https://search.heritageburnaby.ca/permalink/oralhistory578
Repository
City of Burnaby Archives
Summary
This portion of the interview is about Alekxos Sarter’s first years of employment with Parks, her sources of knowledge about Burnaby Mountain, and the department’s activities in Burnaby Mountain Park. She talks about the loop trail planned for Burnaby Mountain Park in 1958, the Trans Canada Trail p…
Date Range
1958-1992
Length
0:12:40
  1 Audio  
Repository
City of Burnaby Archives
Summary
This portion of the interview is about Alekxos Sarter’s first years of employment with Parks, her sources of knowledge about Burnaby Mountain, and the department’s activities in Burnaby Mountain Park. She talks about the loop trail planned for Burnaby Mountain Park in 1958, the Trans Canada Trail project, events and issues at the Pavilion, and keeping track of trails on SFU lands.
Date Range
1958-1992
Length
0:12:40
Name
Burnaby Parks, Recreation and Cultural Services Department
Burnaby Mountain Park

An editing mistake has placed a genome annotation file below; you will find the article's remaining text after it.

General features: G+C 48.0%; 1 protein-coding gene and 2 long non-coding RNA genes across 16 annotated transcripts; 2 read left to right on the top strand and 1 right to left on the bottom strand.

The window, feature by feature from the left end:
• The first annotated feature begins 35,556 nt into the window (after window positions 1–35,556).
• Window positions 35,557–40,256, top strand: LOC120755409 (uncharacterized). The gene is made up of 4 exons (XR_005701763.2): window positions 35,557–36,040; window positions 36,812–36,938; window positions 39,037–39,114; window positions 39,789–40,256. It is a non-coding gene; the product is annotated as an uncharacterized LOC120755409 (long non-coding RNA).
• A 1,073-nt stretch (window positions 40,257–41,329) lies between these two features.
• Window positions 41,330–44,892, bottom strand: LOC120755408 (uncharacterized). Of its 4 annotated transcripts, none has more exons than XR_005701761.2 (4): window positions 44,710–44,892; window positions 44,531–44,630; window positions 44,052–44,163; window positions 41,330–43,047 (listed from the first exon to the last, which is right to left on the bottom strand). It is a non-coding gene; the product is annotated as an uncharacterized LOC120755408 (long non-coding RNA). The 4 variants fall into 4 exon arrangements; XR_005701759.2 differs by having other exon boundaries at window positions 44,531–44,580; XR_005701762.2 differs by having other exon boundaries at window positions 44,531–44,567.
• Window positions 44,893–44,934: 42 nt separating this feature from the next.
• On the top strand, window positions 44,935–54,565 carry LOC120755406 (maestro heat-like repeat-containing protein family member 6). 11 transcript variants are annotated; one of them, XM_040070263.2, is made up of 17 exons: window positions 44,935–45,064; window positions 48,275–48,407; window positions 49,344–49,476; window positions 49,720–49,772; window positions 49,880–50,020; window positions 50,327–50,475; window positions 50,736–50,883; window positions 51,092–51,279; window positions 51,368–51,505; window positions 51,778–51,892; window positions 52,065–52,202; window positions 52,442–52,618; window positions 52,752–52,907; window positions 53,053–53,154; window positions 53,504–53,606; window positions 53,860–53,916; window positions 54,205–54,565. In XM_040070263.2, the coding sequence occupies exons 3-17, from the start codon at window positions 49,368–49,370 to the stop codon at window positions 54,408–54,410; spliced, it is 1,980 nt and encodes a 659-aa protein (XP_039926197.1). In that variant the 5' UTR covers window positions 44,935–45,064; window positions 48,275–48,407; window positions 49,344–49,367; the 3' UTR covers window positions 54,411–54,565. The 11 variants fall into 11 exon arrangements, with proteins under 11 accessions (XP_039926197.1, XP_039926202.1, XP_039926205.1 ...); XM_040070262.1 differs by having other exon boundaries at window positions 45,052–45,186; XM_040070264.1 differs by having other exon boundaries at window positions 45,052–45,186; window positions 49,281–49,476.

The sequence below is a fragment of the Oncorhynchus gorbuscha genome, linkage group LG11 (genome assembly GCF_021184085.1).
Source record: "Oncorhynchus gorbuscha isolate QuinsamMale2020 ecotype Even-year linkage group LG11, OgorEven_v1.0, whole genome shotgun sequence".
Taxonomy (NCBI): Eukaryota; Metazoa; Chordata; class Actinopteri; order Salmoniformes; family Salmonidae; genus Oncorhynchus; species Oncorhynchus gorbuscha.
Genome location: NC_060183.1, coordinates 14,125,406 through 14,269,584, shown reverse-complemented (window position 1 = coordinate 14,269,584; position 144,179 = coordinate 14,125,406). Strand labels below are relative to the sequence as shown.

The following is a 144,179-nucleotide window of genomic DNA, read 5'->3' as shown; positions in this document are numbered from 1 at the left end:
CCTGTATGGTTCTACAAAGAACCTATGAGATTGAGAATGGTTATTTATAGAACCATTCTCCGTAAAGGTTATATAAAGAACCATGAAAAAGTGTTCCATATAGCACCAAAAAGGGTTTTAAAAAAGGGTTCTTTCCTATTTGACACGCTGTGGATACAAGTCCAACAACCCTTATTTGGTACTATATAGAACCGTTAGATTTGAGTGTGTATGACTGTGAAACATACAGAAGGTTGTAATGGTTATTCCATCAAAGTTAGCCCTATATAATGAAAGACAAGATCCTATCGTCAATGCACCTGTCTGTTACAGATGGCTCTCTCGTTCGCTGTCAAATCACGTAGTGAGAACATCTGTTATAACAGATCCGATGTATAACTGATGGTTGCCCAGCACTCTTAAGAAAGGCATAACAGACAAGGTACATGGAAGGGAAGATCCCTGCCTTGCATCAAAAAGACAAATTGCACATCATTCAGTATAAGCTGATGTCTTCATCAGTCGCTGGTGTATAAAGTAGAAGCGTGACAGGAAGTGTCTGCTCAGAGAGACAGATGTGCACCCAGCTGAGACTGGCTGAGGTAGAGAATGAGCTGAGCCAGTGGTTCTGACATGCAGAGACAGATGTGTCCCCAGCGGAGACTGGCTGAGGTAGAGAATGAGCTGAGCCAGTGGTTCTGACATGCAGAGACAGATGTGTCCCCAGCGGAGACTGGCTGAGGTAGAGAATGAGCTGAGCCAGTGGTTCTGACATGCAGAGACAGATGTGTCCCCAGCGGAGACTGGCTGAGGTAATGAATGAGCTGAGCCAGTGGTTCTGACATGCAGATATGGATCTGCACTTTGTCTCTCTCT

Kamui Mintara
Trans Canada Trail
Subject
Geographic Features - Parks
Geographic Features - Trails
Planning
Recreational Activities
Geographic Access
Burnaby - Burnaby Mountain
Burnaby - Burnaby Mountain Park
Interviewer
Bossort, Kathy
Interview Date
October 16, 2015
Scope and Content
Recording is of an interview with Alekxos Sarter conducted by Kathy Bossort. Alekxos Sarter was one of 23 participants interviewed as part of the Community Heritage Commission’s Burnaby Mountain Oral History Project. The interview is mainly about the history of setting aside parkland on Burnaby Mountain from Alekxos Sarter’s perspective and experience as employee in the City of Burnaby Parks, Recreation and Cultural Services. The interview provides an excellent explanation of the history and function of kinds of park dedications used by the City of Burnaby; an overview of issues around including the Trans Mountain tank farm in the conservation area; and the background to the land use and ownership disagreement between the City of Burnaby and Simon Fraser University, its resolution, and the subsequent development of SFU’s UniverCity. Alekxos Sarter talks about Richard Bolton, Burnaby’s Acting-Commissioner who was responsible for dedicating the first park on Burnaby Mountain in 1942, and the creation of a park named after him in UniverCity.